Suara Rakyat Malaysia (SUARAM) hereby urges the Singapore authorities to release the 16-year-old blogger Amos Yee Pang Sang from incarceration for a blog and video post about the late Singapore’s founding prime minister, Lee Kuan Yew. We further remind the Singapore government to uphold the people’s rights to freedom of expression – a crucial and fundamental principle to any functioning democratic society.
Speech is an expression of one’s values and identity and should never be restricted unless it is absolutely necessary. While underscoring that freedom of expression must comes within the boundary of public order and morality, the Singapore government’s decision to charge and convict Amos Yee under Section 292(1) and Section 298 of the penal code seem disproportionate and unnecessary harsh. It is unattainable to hold that expression made by a 16-year-old teenager as a crime and threatened the “public order and morality” of the Singapore society. If anything, the conviction of Amos Yee raise profound question on the authorities’ narrow tolerance towards critical views and rhetoric commitment to democracy.
At the request of prosecution, Amos is currently being assessed for his suitability for the Reformative Training Centre (RTC). If the judges make a decision in favour of RTC, Yee will be detained for a minimum of 18 months.
The manner in which the Singapore authorities handle the case of Amos Yee appears to fall short of that required of international human rights law. Numerous international documents and human rights law had clearly emphasized freedom of expression as a fundamental rights inherent to all human beings, children included. Article 37 of the Convention on the Rights of the Child, to which the Singapore government is signatory to, clearly provides that “the arrest, detention or imprisonment of a child shall be in conformity with the law and shall be used only as a measures of last resort and for the shortest appropriate period of time”.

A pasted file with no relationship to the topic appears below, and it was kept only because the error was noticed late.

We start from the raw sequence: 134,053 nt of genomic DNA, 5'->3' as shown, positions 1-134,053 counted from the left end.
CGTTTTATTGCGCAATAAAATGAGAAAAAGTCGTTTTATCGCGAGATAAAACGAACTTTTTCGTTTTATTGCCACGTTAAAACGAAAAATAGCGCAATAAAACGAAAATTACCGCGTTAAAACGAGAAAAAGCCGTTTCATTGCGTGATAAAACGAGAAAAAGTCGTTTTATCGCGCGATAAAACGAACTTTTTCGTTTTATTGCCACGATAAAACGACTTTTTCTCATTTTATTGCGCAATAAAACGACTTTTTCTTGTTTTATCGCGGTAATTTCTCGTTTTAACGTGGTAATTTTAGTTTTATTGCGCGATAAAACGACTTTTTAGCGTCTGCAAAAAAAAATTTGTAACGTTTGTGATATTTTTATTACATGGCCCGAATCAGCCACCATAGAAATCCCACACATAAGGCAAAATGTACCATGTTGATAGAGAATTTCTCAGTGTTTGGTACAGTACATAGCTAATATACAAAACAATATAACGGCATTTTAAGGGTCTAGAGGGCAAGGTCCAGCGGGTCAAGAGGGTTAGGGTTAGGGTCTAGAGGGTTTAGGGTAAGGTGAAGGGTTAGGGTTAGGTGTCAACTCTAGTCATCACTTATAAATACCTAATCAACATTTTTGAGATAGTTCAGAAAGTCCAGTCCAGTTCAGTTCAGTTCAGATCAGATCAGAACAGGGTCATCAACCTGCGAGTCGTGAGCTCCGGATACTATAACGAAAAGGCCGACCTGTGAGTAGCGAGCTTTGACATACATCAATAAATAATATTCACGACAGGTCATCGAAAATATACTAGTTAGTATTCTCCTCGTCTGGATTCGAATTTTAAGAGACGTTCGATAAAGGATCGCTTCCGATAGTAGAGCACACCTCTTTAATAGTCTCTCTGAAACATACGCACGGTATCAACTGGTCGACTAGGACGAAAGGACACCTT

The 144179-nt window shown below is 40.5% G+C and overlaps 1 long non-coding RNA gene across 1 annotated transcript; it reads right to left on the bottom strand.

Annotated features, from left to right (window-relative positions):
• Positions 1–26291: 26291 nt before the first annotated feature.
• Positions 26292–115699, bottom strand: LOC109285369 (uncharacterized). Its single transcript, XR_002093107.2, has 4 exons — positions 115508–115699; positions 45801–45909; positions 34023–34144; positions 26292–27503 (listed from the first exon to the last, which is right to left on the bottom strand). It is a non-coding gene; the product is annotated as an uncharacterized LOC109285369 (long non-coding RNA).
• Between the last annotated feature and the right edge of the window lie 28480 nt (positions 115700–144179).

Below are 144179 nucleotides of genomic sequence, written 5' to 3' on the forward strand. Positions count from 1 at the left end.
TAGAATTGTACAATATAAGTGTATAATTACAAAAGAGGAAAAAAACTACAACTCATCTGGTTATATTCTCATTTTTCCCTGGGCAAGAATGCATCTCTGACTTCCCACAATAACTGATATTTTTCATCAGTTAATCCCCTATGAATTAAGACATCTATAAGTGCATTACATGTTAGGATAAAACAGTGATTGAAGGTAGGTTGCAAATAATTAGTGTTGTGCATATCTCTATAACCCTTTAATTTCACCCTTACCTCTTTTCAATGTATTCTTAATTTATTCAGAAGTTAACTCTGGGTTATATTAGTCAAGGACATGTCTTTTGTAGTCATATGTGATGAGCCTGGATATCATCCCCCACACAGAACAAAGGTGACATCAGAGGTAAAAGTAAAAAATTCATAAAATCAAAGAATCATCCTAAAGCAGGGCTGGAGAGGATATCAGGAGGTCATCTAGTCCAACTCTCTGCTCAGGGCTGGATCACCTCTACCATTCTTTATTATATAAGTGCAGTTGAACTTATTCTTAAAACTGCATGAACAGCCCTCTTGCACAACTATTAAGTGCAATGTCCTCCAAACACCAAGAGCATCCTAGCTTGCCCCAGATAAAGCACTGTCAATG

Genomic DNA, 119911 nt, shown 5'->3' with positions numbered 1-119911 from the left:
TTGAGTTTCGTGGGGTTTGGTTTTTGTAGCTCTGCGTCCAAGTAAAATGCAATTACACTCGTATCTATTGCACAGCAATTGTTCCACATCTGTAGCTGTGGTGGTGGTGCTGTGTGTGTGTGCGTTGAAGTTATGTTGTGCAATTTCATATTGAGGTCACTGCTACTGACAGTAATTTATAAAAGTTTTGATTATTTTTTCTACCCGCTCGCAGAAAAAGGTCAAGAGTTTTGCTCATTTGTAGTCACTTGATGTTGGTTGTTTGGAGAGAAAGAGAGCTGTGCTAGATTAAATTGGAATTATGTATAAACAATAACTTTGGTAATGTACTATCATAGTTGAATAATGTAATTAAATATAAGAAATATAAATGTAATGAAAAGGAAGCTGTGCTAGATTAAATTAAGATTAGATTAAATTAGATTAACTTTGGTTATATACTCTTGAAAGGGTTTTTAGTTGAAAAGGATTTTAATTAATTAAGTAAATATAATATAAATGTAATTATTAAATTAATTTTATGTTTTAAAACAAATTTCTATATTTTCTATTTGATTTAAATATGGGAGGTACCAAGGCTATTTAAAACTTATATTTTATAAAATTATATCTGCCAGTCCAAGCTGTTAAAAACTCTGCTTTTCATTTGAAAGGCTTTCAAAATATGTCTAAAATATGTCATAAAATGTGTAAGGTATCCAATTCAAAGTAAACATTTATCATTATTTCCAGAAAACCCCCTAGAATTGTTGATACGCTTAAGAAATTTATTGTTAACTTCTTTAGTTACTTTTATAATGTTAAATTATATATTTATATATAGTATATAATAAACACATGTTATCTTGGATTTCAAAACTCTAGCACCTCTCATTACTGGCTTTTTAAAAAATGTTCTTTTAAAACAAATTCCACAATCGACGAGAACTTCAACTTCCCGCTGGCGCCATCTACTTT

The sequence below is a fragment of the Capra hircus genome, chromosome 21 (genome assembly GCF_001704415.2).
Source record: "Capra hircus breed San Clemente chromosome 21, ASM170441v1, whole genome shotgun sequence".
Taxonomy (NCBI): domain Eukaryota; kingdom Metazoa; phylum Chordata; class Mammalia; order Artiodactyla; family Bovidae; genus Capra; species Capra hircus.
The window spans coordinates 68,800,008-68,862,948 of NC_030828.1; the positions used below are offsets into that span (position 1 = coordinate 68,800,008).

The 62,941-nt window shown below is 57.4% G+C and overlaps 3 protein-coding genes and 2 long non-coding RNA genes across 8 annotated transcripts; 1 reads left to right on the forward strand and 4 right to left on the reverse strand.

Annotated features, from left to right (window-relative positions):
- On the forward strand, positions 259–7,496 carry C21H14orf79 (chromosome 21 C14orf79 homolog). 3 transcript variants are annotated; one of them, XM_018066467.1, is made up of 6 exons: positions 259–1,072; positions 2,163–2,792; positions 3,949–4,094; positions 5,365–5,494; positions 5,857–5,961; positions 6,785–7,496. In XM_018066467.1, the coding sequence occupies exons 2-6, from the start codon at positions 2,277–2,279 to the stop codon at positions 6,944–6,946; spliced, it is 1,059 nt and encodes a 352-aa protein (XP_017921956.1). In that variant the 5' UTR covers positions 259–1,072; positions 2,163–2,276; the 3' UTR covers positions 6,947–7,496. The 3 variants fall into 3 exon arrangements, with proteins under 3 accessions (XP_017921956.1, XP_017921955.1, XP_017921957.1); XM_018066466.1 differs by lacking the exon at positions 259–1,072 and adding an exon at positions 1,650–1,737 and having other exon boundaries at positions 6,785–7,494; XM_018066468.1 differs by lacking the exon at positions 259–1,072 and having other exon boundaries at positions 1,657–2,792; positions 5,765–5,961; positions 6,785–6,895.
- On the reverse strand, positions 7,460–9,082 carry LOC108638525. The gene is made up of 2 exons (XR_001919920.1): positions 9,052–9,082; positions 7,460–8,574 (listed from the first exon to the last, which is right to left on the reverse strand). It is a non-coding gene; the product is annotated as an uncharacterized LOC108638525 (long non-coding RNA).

Numerous documents and human rights report had revealed that the Singapore authorities’ restriction on civil and political rights movement, most notably with the use of criminal and civil defamations as a means to silence critics. Criminal law or restriction of free speech should only ever be used when the harm caused or threatened is serious and this is definitely not the case of Amos Yee. There exists many other means for controlling or responding to Amos’ expression, among others, a dialogue with Amos himself, public repudiation of those statements etc.
Amos is currently detained in Changi prison and his lawyers and family members have stated that his physical and psychological condition is deteriorating. SUARAM stands in solidarity with Amos Yes Pang Sang, urging the Singapore government to uphold the people’s right to freedom of expression and Convention on the Rights of the Child Child Convention. We calls for the immediate release of Amos Yee and to drop all charges against him.
 Article 1 of the Convention on the Rights of the Child defined child as every human being below the age of eighteen years